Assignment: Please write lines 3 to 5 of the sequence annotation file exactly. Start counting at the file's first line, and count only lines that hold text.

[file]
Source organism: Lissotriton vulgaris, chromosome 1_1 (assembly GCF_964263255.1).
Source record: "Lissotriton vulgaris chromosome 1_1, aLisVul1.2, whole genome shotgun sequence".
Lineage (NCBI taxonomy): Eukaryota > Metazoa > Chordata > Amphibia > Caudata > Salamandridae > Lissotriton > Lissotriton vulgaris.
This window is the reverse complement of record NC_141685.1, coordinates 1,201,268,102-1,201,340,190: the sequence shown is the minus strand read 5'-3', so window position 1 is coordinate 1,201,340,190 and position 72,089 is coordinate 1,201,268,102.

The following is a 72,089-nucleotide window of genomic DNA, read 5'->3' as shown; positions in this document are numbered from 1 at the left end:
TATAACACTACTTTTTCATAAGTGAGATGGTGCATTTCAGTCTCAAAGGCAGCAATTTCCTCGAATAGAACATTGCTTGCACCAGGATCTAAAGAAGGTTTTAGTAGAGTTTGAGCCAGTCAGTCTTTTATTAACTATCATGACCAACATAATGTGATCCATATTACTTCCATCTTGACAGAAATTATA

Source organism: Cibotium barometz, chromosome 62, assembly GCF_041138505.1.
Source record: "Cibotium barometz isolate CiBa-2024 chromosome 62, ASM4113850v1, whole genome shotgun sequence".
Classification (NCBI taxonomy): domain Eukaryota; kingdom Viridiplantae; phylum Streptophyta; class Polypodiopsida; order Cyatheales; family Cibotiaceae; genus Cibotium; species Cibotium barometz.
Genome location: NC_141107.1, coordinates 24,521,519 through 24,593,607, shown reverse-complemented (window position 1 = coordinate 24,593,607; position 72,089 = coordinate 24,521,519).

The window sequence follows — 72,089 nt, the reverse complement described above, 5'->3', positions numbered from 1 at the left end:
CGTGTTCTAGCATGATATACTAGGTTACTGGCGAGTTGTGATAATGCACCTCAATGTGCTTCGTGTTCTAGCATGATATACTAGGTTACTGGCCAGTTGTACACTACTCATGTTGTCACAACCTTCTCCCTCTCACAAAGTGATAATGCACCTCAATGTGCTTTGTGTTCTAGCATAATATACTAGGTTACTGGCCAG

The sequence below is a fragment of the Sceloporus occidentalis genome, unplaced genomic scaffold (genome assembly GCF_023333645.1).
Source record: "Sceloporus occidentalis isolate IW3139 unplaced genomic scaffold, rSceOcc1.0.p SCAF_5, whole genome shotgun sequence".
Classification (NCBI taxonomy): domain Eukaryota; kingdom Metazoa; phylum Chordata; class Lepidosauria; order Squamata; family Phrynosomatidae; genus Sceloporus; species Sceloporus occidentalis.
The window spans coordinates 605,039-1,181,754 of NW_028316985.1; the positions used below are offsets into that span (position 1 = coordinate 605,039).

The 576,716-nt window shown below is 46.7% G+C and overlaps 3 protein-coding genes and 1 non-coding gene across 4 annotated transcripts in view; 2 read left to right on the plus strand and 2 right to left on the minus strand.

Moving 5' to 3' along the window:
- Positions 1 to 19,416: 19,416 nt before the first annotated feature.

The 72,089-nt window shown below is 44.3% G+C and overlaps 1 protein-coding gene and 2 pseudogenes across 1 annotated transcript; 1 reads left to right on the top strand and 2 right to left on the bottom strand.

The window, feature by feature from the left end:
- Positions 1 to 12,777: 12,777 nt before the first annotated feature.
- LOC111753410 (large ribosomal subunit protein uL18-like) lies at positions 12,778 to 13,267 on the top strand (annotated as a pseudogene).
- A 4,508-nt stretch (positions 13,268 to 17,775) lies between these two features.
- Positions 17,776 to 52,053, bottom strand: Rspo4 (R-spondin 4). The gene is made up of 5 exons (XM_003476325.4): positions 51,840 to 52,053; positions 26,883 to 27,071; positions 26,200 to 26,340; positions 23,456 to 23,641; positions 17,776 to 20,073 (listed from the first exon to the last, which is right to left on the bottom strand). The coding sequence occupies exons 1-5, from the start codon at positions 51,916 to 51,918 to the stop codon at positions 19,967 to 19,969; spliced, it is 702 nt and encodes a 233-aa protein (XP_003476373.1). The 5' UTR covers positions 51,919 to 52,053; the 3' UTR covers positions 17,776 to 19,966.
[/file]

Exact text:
Lineage (NCBI taxonomy): Eukaryota > Metazoa > Chordata > Amphibia > Caudata > Salamandridae > Lissotriton > Lissotriton vulgaris.
This window is the reverse complement of record NC_141685.1, coordinates 1,201,268,102-1,201,340,190: the sequence shown is the minus strand read 5'-3', so window position 1 is coordinate 1,201,340,190 and position 72,089 is coordinate 1,201,268,102.

The following is a 72,089-nucleotide window of genomic DNA, read 5'->3' as shown; positions in this document are numbered from 1 at the left end: